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Public urged to do their bit amid ‘new’ challenges for animal welfare

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The RSPCA is set to mark its 200th birthday amid its busiest week of the year – with the charity using its landmark anniversary to issue a rallying call to the people of Wales to join a million-strong movement for animals.

Last year, across England and Wales, the charity took an astonishing 31,947 calls to its emergency line during its birthday week (12-18 June) – more than any other week of the entire year.

The charity’s rescuers also dealt with 5,573 incidents in that week alone – 352 of these in Wales – with its dedicated frontline teams responding to countless pets, wild and other animals subjected to cruelty, neglect and mistreatment. Officers throughout the year dealt with a mighty 19,679 incidents in Wales alone.

Animal rescuers are now braced for another busy period this year – as they prepare to celebrate 200 years of the RSPCA working with the public to change animals’ lives for the better.

It has already been incredibly busy for RSPCA officers throughout their 200th year – with 330,415 calls from across England and Wales received by the charity’s emergency line (up to 27 May) even before the busiest summer months begin; and rescuers dealing with a whopping 116,512 incidents of concern.

Earlier this year, a young badger cub who had fallen onto rocks at Porthlysgi Beach, St Davids, was released back into the wild after a period of RSPCA specialist care.

RSPCA Inspector and Wildlife Officer Keith Hogben attended the location – a rural cove off the Pembrokeshire Coast Path – to collect the badger and take him to a place of safety.

A video taken by Keith spotted he was hidden amongst the rocks. On this occasion a specialist bag designed for wildlife was used instead of a cage due to the difficulties accessing the location safely.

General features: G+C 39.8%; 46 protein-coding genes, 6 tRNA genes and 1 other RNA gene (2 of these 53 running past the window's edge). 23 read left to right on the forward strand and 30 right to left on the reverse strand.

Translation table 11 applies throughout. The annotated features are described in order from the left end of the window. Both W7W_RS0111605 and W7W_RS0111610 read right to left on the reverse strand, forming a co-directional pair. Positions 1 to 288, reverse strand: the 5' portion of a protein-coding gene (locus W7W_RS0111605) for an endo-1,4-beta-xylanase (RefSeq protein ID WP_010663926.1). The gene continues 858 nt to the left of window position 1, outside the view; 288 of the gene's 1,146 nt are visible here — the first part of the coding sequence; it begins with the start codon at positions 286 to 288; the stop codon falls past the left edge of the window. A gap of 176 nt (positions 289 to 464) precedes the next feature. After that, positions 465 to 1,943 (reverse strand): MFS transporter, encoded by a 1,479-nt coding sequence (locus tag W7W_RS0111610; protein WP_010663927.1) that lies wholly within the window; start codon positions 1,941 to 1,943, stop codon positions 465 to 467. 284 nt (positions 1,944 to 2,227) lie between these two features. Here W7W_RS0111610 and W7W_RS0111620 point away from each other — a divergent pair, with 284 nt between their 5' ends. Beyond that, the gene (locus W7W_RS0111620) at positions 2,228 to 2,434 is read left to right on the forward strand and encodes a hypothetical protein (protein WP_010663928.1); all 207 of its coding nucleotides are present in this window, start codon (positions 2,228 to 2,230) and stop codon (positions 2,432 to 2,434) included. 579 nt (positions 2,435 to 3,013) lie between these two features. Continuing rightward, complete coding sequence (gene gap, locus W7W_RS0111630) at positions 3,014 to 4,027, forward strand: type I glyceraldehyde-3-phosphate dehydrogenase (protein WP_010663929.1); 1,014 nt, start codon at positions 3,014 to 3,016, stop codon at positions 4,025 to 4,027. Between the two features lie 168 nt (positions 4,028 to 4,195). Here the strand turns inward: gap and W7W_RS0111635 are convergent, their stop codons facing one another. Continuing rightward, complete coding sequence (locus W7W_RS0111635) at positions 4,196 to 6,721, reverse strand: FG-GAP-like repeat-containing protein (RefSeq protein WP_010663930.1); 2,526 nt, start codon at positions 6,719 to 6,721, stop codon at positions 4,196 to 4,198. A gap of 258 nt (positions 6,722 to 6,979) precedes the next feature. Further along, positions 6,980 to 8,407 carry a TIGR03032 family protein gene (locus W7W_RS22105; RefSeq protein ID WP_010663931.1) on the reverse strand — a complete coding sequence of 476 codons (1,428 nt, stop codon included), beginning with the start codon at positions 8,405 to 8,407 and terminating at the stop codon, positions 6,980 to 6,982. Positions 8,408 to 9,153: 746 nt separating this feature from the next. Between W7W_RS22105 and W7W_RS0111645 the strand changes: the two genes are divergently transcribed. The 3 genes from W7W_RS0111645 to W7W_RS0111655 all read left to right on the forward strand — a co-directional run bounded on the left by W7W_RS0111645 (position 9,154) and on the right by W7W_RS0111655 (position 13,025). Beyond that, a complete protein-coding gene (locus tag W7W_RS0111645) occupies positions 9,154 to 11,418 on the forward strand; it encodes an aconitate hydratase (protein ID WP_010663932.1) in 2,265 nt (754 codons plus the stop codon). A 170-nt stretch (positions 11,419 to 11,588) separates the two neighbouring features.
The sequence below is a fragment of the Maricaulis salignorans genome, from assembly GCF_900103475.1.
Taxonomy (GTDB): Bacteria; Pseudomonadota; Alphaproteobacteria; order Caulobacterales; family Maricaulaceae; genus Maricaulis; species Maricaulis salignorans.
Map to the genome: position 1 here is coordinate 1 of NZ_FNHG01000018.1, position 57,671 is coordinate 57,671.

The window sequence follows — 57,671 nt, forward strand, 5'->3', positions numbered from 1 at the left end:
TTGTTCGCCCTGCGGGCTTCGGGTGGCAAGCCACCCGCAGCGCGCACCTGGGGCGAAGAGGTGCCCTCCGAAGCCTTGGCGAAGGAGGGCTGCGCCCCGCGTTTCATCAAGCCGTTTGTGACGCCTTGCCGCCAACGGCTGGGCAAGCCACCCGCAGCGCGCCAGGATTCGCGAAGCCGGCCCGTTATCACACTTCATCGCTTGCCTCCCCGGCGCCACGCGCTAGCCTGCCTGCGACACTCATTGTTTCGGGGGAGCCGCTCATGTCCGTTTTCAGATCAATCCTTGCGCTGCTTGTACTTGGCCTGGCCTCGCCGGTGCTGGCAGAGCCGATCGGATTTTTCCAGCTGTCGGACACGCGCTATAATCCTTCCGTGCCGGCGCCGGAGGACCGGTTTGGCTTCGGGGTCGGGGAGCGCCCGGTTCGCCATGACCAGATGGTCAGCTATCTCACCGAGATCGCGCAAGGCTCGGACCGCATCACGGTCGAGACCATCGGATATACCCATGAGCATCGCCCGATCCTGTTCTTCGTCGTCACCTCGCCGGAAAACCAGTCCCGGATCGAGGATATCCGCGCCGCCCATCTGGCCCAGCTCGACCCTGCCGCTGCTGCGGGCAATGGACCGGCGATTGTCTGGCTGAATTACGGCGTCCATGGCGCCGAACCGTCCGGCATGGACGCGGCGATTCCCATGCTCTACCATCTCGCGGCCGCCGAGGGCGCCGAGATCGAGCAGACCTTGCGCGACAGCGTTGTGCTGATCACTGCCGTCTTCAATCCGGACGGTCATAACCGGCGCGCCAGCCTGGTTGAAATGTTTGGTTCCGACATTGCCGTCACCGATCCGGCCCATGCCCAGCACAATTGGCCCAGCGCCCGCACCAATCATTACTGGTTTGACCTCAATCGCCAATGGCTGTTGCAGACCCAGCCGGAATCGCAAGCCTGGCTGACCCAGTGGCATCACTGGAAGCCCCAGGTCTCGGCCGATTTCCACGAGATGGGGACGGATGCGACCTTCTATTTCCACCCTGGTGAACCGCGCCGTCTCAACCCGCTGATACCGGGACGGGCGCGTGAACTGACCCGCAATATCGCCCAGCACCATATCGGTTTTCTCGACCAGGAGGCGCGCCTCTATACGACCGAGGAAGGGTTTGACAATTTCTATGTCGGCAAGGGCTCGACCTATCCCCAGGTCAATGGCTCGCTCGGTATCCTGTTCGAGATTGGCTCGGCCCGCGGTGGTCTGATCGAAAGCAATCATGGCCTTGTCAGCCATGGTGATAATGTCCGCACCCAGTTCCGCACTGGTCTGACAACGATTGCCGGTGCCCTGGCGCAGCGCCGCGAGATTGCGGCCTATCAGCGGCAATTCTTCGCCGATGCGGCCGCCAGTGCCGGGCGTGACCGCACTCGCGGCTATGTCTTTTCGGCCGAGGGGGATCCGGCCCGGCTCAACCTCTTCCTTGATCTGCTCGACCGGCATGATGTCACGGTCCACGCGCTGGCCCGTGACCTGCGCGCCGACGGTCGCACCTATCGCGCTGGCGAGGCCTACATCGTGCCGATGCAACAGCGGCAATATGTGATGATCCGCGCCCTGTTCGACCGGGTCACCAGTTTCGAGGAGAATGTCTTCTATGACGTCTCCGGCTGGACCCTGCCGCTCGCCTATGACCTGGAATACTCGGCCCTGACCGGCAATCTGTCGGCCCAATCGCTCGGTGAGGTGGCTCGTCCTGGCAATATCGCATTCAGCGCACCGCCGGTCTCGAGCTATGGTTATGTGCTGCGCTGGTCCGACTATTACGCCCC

“The cub was found directly below a larger badger sett so we knew where he came from,” said Keith.

“Luckily he was spotted and we were able to find him amongst the rocks and able to get to him before anything happened to him. He would have been very vulnerable out in the open and in the daylight.”

The badger cub was then assessed by Keith and RSPCA Wildlife Officer Ellie West who provided specialist care for the cub. Once the badger was fully recovered from his ordeal they were able to return him to his sett.

Elsewhere, a goose was found with a can stuck on its mouth in Aberdare earlier this year. The Canadian cross greylag goose was spotted in a small pond behind the Lakeside area, near the Dare River, with the can wedged at the top of the beak and in its mouth, so the goose was unable to eat or drink.

RSPCA Animal Rescue Officer Paula Milton was able to track down the goose and using her net she managed to catch him successfully so she could release him from the can.

“I took him away from the water and put a blanket over him to keep him calm,” she said. “I then got to work by carefully cutting the can off his mouth. Luckily it was aluminium so was easy to cut off.

“I checked him over and thankfully the can had only been on him for a maximum of 48 hours so hadn’t done too much damage and I was able to let him go straight away. He swam off and started to drink straight away.”

Thankfully, there was a happy ending in this case, however, the RSPCA say the incident is another reminder as to the dangers everyday objects can pose to animals – and the importance of ensuring waste and litter is always disposed of correctly.

Now – the charity is urging people to join its million-strong movement with animals facing “some of the biggest threats in our history” – including the cost of living crisis, the growth of intensive farming and climate change.

RSPCA chief executive Chris Sherwood said: “Our dedicated rescue teams are so busy on the frontline for animals, and – as we celebrate our landmark 200th anniversary this week – we’re expecting to be as busy as ever.

“Our birthday week was the busiest week of the whole year last year – and we’re proud that, working with the public, we’re continuing to help animals across Wales.

“But we know we can’t do this alone – and the support of our friends in the animal welfare sector, and the public, is set to be more important than ever as we all look to work together to create a kinder, better world for all animals.

“To keep creating a better world for every animal, we need more people to take action. That’s why, in our 200th year, we want one million people to join our movement – and to share in our vision for every kind.”

Sunday (16 June) marks two centuries since the animal welfare organisation – then the SPCA – was founded at Old Slaughter’s Coffee House in London, by a London vicar, Arthur Broome, and 22 founding members, including the MPs William Wilberforce and Richard Martin.

By 1840, Queen Victoria had given permission for the Society to add ‘Royal’ to its name – and this Royal link was recently maintained with HRH King Charles III confirmed as the charity’s new patron.

In the 200 years since its formation, the RSPCA has worked to change industries, laws, minds, and animals’ lives – and believes working with the public, and education, will be key with animals now facing a raft of new challenges.

The charity has launched a new tool on its website to help people understand how they can help an animal in need as quickly as possible.